Benedict Cumberbatch is now so popular that he doesn’t have time for Sherlock, the show that made his name a household one. (And isn’t that a feat, considering that name is "Benedict Cumberbatch"?) According to Christian Today, Sherlock’s fourth season will be delayed until 2017, due to Cumberbatch's hectic schedule of movies and breaking the Internet.
Because the television show is so deeply rooted in the original Sherlock Holmes stories, it is in those stories we'll find the clues for plot lines yet to come. It's elementary! And with my in-depth understanding of the Great Detective oeuvre and the inner workings of the BBC (I watch a lot of Masterpiece Mystery), I am 100 percent confident that I know what’s coming up, delay or no delay. And, unlike Benedict, I’m ready to share ASAP. I am also, like Benedict, willing to sport a deerstalker.
So here you have it — my outline of what to expect from the season to come in the not-so-near future, inspired by the words of Sir Arthur Ignatius Conan Doyle. I've pulled out the key passages that I think foretell the plot and I've interpreted them to fit both Sherlock's dramatic structure and modern setting. It's dark and twisty, no one is whom he appears to be, and not of it actually makes any sense. Stay tuned.
Episode One: The Final Valley of Fear Problem
“There should be no combination of events for which the wit of man cannot conceive an explanation.” —From Conan Doyle's novel, "The Valley of Fear
Scene: The episode opens with Sherlock dressed a woman, and quelle surprise, he’s really pulling it off. He’s at the nail salon getting a pedi, sitting next to Mary Morstan, who is super-preggers. He reveals himself to Mary, who asks, “Are you on a case?” “No,” he says, “I just like pedicures.” They waddle in plastic flip-flops toward Baker Street, both with black coats billowing in the wind. Music rises. Open credits.
Scene: Holmes and Watson stand over a dead character actor artistically dumped in a surprisingly tidy back alley. Words float in the air; “Murder. Sandwich. Twenty-seven. Ipswich.” Watson gives Holmes this deduction; "He's super-dead." Holmes finds a new way to tell Watson that he’s an idiot, kicks the character actor who says, “Ow.” Holmes grabs him by the hair. “Where can I get a good sandwich in Ipswich?” Character actor stutters, tells him. Holmes dashes off with Watson, befuddled, on his tail.Scene: Ipswich pub. Sherlock and Watson are eating sandwiches. They look pretty good.
Watson: So you want to tell me where you’ve been all this time?
Holmes: A little Shakespeare, a penguin movie, killing it on late night television.
Watson: Even though Moriarty was supposedly planning world destruction at the end of season thr-, cough, three years ago?
Holmes: Once again you prove yourself completely ignorant of the basic facts that are staring you in the face.
Watson: You’ve got an explanation, then, for the sandwiches, the disappearance and the mani-pedis?
Holmes: Damnit Mary. I knew she couldn’t keep her mouth shut.
Watson: What’s going on?
Holmes: The murderer was potatoes, John! The murderer was potatoes! Leaves abruptly.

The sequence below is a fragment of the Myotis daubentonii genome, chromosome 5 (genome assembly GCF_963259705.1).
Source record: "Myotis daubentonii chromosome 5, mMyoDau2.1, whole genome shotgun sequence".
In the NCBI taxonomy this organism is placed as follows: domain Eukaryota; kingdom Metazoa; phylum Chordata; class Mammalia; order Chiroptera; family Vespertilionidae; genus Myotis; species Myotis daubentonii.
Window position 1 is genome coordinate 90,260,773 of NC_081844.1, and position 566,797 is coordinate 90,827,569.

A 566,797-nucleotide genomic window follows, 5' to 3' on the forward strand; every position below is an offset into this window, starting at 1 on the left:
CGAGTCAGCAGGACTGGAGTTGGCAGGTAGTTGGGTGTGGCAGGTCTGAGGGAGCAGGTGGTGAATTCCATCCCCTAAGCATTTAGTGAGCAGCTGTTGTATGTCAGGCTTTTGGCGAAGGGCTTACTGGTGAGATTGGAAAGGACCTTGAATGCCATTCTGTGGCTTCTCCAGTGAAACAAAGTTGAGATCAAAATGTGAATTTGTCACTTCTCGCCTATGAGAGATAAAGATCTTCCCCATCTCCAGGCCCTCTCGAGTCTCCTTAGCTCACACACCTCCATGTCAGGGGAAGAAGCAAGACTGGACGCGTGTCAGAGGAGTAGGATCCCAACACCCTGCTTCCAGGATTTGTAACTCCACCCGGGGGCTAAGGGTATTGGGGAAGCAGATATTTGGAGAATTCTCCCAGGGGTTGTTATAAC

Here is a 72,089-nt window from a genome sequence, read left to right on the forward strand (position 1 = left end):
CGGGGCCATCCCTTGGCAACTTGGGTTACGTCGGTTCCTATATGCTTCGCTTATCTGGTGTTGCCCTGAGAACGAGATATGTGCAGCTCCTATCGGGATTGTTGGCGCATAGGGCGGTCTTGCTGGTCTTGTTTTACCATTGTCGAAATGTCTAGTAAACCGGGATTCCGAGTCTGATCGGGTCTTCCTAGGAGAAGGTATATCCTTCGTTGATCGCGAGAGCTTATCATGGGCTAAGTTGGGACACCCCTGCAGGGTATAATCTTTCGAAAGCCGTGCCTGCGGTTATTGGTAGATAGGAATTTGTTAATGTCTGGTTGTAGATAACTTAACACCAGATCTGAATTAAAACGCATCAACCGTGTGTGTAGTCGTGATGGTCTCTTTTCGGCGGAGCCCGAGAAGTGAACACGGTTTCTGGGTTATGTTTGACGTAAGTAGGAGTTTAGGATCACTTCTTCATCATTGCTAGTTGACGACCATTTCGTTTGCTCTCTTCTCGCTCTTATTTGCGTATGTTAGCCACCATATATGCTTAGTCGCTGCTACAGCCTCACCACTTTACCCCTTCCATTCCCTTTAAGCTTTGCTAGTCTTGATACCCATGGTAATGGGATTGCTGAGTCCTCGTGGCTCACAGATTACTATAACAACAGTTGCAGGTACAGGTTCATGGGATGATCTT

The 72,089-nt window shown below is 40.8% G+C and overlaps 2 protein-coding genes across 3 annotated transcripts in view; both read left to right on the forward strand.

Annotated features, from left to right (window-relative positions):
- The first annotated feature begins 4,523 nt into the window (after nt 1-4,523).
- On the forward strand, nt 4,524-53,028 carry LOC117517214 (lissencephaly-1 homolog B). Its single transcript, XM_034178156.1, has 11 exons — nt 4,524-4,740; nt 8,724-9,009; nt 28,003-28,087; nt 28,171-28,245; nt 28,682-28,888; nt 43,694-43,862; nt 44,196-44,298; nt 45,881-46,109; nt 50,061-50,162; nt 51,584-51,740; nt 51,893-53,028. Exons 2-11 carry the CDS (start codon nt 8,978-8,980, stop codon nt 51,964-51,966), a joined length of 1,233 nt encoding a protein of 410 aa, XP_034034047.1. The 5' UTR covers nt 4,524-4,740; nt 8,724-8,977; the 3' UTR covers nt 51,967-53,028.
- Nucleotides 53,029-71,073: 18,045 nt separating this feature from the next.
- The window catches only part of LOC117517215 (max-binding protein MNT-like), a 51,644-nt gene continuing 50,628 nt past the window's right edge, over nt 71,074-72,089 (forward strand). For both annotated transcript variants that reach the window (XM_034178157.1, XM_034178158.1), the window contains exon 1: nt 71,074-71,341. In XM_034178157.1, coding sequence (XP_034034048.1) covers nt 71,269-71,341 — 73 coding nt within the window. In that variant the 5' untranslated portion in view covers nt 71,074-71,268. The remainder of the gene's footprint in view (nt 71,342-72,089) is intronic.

Watson: Stop doing that! Exits.
'He [Moriarty] is the Napoleon of crime, Watson. He is the organizer of half that is evil and nearly all that is undetected in this great city. He is a genius, a philosopher, an abstract thinker. He has a brain of the first order.' —From Conan Doyle's short story,"The Final Problem"
Scene: Jim Moriarty and Sherlock sharing a plate of chips (the British kind). No one speaks. They just stare, intently, with their angry, thinking eyes. Suddenly they both start flinging chips at each other. Ketchup is flying everywhere. Music Swells. Blackout.
Scene: 221B Baker Street. Mrs. Hudson is cleaning brains off the wall (“You boys!”) while John starts working on his screenplay: Sherlock: The Movie. John mutters, “Only damned way to get Cumberbatch to commit is put him in the bloody cinema.” Holmes enters, drenched in red stuff. “It’s only ketchup, Mrs. Hudson!” To John; “Requisite subtle reference to original Conan Doyle series! He’s stained me, Twice!” Holmes then flings himself face down onto the sofa and says he’s bored. 221B Baker Street explodes. End of Episode.
Episode Two: The Speckles
“But I have heard, Mr. Holmes, that you can see deeply into the manifold wickedness of the human heart. You may advise me how to walk amid the dangers which encompass me.” — From Conan Doyle's short story "The Adventure of the Speckled Band."
Scene: Episode two opens on John Watson playing guitar in his new band that he started with some dermatologist friends; The Speckles. Get it? Cut to: Sherlock running down a busy London street in slow motion, black coat billowing behind him. Some ominous grey clouds behind him, you know, just to mix things up. Cut to: Moriarty laughing hysterically. Cut to: Snakes on a Plane. Cut to: 221B Baker Street Explodes. End of Episode.
Episode Three: His Last Otter
“Education never ends, Watson. It is a series of lessons, with the greatest for the last.” —From Conan Doyle's short story, "His Last Bow."
Scene: An hour-long slideshow of Benedict Cumberbatch photos next to the otters he resembles most. Set to, I kid you not, Etta James.